Home Depot must defend allegations made by a former employee in federal court. The lawsuit, filed by a former assistant supervisor, accused Home Depot of sex and pregnancy discrimination. Randi Allred, who worked for Home Depot for four years, is asking the federal court system for $75,000 in damages along with unpaid vacation time that totaled $2,340.
Did Home Depot Violate Federal and State Law?
In the federal lawsuit, Allred alleges that Home Depot would not allow her to pump and store breastmilk at work. Allred’s now one-year old son has an allergy to cow’s milk and Allred informed Home Depot upon her return from maternity leave that her son was exclusively breastfed. Allred’s lawsuit stated that she provided a doctor’s note to Home Depot that verified the need for her to pump breastmilk every three hours, for up to 30 minutes per break.
Home Depot was not legally required to pay Allred for the time she was pumping. However, the she asserts that she simply was denied the time that she needed. Allred stated that she often worked seven straight days and ten hours on each of those days without a break.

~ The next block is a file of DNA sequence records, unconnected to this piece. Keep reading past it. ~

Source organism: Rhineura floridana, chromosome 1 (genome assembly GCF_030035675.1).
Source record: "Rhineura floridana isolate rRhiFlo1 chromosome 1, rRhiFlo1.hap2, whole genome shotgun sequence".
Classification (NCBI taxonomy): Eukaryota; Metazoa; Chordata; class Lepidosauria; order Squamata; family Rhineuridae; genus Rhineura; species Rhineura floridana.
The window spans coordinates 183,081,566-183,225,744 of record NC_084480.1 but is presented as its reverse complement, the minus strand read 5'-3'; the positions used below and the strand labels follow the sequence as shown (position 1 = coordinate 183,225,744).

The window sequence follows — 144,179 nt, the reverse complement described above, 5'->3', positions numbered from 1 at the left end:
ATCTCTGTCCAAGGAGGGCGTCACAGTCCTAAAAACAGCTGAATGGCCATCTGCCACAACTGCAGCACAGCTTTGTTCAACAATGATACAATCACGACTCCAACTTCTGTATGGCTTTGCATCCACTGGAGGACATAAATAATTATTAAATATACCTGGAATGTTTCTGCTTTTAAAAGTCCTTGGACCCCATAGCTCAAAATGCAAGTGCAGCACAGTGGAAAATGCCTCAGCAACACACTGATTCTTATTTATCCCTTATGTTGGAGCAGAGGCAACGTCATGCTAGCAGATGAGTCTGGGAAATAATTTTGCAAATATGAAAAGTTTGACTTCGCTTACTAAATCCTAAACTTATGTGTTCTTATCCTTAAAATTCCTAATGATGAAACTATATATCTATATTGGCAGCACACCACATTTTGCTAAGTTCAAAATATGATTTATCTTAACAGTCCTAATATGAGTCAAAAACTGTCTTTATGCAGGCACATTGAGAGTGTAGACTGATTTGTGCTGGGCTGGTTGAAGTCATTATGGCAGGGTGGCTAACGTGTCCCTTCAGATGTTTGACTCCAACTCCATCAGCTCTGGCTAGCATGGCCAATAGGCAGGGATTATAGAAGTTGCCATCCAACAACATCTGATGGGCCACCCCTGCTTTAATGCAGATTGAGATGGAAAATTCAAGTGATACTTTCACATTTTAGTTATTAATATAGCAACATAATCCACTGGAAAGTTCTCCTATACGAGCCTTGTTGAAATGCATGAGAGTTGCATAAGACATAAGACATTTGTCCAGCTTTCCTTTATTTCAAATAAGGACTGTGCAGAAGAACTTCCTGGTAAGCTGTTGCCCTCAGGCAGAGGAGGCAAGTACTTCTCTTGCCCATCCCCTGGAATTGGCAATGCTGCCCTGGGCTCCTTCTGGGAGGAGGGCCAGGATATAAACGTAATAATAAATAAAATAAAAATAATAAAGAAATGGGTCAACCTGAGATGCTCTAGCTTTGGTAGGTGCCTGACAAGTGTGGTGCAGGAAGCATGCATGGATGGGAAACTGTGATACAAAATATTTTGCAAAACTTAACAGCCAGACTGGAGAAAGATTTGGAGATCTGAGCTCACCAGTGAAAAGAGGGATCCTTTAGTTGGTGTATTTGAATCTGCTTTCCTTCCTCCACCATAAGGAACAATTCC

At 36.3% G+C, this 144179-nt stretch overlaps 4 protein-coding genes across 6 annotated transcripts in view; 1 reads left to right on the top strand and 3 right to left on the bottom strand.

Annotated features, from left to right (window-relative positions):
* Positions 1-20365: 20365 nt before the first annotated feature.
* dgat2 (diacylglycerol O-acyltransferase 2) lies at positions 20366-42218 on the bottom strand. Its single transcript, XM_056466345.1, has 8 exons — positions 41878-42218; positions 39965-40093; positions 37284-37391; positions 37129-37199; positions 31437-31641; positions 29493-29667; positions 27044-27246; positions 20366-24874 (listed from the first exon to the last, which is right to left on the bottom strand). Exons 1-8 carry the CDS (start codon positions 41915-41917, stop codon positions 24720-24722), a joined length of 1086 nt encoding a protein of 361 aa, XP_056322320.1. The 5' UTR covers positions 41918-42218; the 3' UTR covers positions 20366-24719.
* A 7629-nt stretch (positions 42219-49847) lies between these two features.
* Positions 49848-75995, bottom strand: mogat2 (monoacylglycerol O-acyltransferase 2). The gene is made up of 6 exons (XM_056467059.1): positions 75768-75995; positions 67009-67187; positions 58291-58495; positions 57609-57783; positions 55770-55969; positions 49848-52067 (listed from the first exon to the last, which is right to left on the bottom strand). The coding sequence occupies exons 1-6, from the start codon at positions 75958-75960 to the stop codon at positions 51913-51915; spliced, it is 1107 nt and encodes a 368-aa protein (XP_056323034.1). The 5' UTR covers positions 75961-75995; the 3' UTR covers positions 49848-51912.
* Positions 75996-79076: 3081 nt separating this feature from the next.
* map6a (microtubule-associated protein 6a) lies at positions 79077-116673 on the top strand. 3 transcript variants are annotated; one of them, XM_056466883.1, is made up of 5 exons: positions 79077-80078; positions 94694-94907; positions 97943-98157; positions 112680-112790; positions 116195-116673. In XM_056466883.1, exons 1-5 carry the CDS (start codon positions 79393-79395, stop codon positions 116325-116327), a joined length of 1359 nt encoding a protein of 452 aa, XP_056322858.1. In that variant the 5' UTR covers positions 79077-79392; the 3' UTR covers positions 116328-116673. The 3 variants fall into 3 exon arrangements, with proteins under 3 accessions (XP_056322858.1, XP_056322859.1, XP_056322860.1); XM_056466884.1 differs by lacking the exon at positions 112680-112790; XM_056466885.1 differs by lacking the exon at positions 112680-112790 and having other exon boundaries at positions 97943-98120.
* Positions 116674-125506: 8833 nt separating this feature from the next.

Allred offered to use her vacation time for the necessary pumping time, but said that a response to her request to do so was never addressed. Allred quit her job at the end of January 2017 because she believed the working conditions were intolerable. She informed a representative for Home Depot that no one in her situation would be able to work under those conditions.
In addition to violating federal law, Allred’s attorney Shelly Cozakos, believes Home Depot violated Idaho’s Human Rights Act. Cozakos wrote in a statement to the Idaho Statesman that “It is unfortunate that a company such as Home Depot has not taken the appropriate steps to make sure that its female employees who are pregnant and nursing are treated fairly.”
Home Depot’s response to the federal lawsuit is due on December 19.